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Churches and Worker’s Comp: Myths vs. Facts

By August 22, 2017November 17th, 2022Safety Articles

Churches and religious institutions are among a group of nonprofit, faith-based organizations that often overlook a workers’ compensation policy. These organizations – specifically smaller churches – often believe that this coverage is not necessary. Although workers’ compensation insurance is not required in Texas, it is recommended that nonprofits obtain this coverage. Below are answers to common myths that clients believe about purchasing a workers’ compensation policy.

This post was written by Care Providers Insurance Services.

Myth #1: I don’t need the insurance because my employees have their own healthcare coverage.

Fact: Healthcare coverage excludes work-related injury. This leaves your clients with major gaps in their insurance coverage.


Myth #2: I am covered by my accident and health policy, employer indemnification agreement or disability policy if I get sued.

Fact: Many buy these policies as cheaper alternatives to workers’ comp. While they provide some benefits to an injured employee, Texas law does not recognize them as substitutes for workers’ comp. The “Sole Remedy” provision under the workers’ compensation law eliminates the potential for an employer to be sued for an accident covered by a workers’ compensation policy. If an employee is injured and receives benefits from an alternative policy to workers’ comp, the organization can still be sued by the injured employee.


Myth #3: The common law defense of assumed risk protects me from lawsuits.

Fact: The first common law defense that organizations use against their workers’ compensation claims is assumed risk . The assumption of risk doctrine provides that an employee who is aware or should be aware of unsafe conditions of employment assumed the risk of injury by remaining on the job and is therefore not entitled to recover damages for the loss. If an employer does not have workers’ compensation coverage, this is typically the organization’s only line of defense against a lawsuit.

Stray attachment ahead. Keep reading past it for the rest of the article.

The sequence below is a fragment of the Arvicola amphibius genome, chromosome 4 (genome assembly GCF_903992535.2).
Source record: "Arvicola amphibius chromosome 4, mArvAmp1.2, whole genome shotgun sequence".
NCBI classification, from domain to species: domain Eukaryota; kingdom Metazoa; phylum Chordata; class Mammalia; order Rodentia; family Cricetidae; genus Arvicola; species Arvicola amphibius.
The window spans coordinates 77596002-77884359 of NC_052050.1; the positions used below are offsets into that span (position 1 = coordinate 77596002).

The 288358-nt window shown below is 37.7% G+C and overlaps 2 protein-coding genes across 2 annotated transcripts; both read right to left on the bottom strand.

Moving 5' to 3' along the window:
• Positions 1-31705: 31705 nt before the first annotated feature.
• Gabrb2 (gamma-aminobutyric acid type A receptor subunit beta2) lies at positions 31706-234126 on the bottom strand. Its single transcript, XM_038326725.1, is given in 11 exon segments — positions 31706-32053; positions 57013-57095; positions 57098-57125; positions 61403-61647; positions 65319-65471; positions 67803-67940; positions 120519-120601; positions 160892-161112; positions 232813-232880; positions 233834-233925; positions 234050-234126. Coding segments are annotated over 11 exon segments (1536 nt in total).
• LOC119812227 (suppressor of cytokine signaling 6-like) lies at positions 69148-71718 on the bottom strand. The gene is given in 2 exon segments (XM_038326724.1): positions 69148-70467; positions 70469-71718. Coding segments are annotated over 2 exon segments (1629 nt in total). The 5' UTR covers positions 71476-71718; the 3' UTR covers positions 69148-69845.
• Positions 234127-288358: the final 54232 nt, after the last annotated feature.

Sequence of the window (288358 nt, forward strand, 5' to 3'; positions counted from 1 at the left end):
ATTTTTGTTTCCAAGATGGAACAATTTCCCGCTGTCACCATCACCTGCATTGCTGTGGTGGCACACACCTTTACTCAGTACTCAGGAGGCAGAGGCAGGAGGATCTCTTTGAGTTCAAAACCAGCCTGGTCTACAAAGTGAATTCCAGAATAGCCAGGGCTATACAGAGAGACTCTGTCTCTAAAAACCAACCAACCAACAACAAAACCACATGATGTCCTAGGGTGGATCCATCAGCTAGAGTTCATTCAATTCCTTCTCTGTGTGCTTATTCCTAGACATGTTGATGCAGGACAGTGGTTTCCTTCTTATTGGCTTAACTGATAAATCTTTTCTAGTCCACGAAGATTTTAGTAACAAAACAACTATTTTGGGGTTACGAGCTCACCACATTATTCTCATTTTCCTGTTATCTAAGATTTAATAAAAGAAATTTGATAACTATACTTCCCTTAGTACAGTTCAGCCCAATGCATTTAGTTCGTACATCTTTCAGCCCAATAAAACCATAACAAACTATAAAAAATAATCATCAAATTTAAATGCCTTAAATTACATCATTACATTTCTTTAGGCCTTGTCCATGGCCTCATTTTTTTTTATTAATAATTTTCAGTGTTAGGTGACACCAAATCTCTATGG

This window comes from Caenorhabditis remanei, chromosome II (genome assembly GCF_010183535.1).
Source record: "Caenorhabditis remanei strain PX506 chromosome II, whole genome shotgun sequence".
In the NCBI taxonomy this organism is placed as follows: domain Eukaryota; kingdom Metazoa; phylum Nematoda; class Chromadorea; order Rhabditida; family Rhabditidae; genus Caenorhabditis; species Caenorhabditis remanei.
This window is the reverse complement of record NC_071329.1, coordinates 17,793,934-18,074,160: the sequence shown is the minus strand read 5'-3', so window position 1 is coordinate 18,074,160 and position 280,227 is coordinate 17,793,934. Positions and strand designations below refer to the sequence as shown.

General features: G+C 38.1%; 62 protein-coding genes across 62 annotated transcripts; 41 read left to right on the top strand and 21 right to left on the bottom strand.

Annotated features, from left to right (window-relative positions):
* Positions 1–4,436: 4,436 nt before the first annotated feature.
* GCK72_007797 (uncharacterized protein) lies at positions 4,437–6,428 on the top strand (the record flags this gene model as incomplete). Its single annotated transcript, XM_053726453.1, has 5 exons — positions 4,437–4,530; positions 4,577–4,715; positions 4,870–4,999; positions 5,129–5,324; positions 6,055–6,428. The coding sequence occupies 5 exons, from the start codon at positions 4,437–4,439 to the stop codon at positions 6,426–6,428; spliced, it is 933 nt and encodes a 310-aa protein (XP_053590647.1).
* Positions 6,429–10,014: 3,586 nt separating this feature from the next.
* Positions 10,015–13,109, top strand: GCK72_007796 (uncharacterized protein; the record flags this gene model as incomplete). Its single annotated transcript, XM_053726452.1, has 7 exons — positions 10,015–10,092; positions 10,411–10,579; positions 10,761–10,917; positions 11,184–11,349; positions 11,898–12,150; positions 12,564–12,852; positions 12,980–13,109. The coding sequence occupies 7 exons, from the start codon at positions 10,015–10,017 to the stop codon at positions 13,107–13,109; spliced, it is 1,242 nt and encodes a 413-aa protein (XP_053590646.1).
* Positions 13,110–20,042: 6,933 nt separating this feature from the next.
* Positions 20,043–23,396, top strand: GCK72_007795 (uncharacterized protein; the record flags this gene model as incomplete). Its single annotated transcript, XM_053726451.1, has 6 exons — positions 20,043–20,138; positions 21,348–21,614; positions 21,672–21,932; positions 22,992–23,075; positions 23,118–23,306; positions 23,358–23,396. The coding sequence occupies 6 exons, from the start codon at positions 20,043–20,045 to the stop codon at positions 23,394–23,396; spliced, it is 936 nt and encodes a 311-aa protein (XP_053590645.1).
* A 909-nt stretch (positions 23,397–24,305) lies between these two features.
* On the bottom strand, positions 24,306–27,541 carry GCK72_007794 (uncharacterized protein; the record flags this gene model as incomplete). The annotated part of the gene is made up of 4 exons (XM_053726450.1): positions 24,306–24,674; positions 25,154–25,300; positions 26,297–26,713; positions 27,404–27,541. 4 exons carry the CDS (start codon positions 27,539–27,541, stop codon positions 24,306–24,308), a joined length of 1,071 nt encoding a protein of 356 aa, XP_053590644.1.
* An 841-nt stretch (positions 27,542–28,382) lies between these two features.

An employer should not rely on the assumption of risk when deciding whether or not to purchase workers’ compensation insurance. “Non-subscribers”, or employers who choose not to purchase workers’ compensation coverage, are still required to maintain a safe environment. They must also follow certain procedures to notify their employees or volunteers that workers’ compensation coverage is not provided in their insurance. In the event of a lawsuit, the non-subscriber may be required to pay defense-related legal fees and will lose certain common-law defenses.

If your church does not currently have a Workers Compensation policy, to best protect the church and your employees, please contact us for more information or a quote.

Thank you to Care Providers  for partnering with us and allowing us to share this post on our blog. You can find the original post and many more awesome resources on their blog.